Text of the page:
CentOS 5.3 is available as a free download from the CentOS project or from one of its mirrors via www.centos.org. The CentOS project doesn't offer support beyond community resources, although the project maintains a directory of companies offering support services. What's more, because of CentOS' closeness to Red Hat's supported enterprise Linux product, migration barriers from CentOS to the Red Hat platform would be low if an organization decided to purchase Red Hat's support.
The CentOS distribution spans six CDs or one DVD, and is available in versions for the x86 and x86_64 processor architectures. The distribution is also available in a slim, 8.3MB network install image. I used this image in some of my tests to boot a new system before pulling down the packages I needed from one of the CentOS mirror sites.
I tested the 32-bit version of CentOS 5.3 from a virtual machine with 1GB of RAM hosted by Sun Microsystems' VirtualBox desktop virtualization application. I tested the x86_64 version of CentOS on a dual-core AMD Athlon 64 server with 4GB of RAM, as well as on a paravirtualized virtual machine hosted under CentOS's Xen hypervisor.
As a reflection of Red Hat's Linux development efforts, it isn't a surprise to see that many of the enhancements in CentOS 5.3 focus on virtualization. These improvements are targeted largely at scalability on large host machines, including support for host systems with as many as 126 processors and 1TB of RAM, and support for guest instances with as many as 32 processors and 80GB of RAM.
CentOS 5.3 taps Xen 3.0.3 as its default hypervisor, but I could opt for KVM as a virtualization option by installing packages from the CentOS project's "extra" repository.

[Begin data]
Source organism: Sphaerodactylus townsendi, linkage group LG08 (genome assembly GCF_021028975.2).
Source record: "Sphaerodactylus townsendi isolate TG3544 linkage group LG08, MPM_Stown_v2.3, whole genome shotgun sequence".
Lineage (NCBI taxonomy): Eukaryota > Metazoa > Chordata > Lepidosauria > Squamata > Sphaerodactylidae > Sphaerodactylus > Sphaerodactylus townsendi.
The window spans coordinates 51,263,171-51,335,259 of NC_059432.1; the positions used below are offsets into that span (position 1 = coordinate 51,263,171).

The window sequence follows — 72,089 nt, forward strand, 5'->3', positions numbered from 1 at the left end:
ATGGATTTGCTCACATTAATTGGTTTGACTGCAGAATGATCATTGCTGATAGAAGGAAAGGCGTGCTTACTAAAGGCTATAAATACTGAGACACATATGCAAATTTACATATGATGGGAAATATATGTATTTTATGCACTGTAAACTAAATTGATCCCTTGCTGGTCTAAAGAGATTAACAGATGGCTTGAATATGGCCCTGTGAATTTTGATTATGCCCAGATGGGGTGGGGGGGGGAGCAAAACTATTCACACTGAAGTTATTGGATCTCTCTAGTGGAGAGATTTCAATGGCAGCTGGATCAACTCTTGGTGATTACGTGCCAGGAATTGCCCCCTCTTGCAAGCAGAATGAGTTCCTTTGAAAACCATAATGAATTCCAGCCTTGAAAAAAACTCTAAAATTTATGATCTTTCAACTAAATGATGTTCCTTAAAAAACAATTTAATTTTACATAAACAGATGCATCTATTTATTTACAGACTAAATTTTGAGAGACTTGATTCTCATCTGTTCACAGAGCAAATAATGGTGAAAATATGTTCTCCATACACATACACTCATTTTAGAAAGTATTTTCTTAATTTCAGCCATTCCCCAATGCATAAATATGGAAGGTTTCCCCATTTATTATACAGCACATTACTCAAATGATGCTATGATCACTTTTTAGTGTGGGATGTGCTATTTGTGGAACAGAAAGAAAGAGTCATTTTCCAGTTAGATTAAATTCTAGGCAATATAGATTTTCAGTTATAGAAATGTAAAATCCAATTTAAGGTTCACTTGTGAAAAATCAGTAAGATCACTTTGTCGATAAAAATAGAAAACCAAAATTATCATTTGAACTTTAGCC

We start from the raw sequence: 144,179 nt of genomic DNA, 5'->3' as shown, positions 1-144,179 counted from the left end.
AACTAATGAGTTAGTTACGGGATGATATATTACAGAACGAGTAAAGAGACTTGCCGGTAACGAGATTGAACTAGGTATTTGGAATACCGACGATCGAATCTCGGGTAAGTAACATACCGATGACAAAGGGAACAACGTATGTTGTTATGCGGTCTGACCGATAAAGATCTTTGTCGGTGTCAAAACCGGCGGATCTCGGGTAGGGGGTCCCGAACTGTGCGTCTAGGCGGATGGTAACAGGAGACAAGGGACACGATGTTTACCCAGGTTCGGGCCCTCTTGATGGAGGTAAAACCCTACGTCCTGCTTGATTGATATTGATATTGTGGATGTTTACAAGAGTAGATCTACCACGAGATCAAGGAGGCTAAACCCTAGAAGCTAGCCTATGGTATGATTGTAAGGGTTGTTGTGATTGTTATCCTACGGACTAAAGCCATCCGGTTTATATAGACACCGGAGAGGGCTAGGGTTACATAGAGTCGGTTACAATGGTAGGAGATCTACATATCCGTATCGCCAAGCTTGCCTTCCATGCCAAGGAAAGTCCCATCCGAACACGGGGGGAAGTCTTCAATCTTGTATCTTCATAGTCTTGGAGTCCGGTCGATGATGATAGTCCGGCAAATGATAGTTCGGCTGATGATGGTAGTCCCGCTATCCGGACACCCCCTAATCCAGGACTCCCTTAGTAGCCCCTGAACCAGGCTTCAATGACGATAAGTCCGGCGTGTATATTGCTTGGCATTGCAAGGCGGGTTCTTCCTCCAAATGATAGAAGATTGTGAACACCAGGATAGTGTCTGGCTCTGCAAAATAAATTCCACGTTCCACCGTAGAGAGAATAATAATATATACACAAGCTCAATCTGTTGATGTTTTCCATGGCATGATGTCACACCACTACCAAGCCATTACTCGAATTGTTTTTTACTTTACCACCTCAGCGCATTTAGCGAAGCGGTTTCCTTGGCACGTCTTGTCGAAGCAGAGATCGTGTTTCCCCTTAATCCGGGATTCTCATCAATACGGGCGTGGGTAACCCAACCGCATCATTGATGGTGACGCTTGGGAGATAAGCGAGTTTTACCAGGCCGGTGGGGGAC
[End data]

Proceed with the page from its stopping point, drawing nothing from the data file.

As with the Xen implementation that ships with Novell's SLES 11, CentOS offers a more Spartan feature set compared with purpose-built virtualization products such as VMware's ESX Server. Still, I was able to roll out new, fully virtualized Linux or Windows guest instances very easily, as well as install Linux guests in higher-performance paravirtualized mode.
CentOS 5.3 ships with a Linux alternative to Sun's DTrace system-tracing framework called SystemTap. I've found SystemTap rougher around the edges than DTrace, particularly on CentOS. Right from the start, SystemTap requires more setup steps than DTrace, including installing additional packages. One of these packages, containing kernel debug info, wasn't available in the regular CentOS repositories.
After following the instructions for CentOS at the SystemTap project site, I was able to run the example scripts provided at the site to tease out information about the workings of my test machine. I was able to pipe the output of one script, which tracked disk and CPU utilization, to the data-and-function-plotting Gnuplot to visualize the information.
Elsewhere on the development front, CentOS 5.3 ships with OpenJDK, the fully open-source release of Sun's Java Platform, Standard Edition.
I was also pleased to see that CentOS 5.3 now offers support for block-level disk encryption as an install-time option-an important option for notebook deployments because it can keep data inaccessible in case of lost or stolen machines.
Executive Editor Jason Brooks can be reached at [email protected]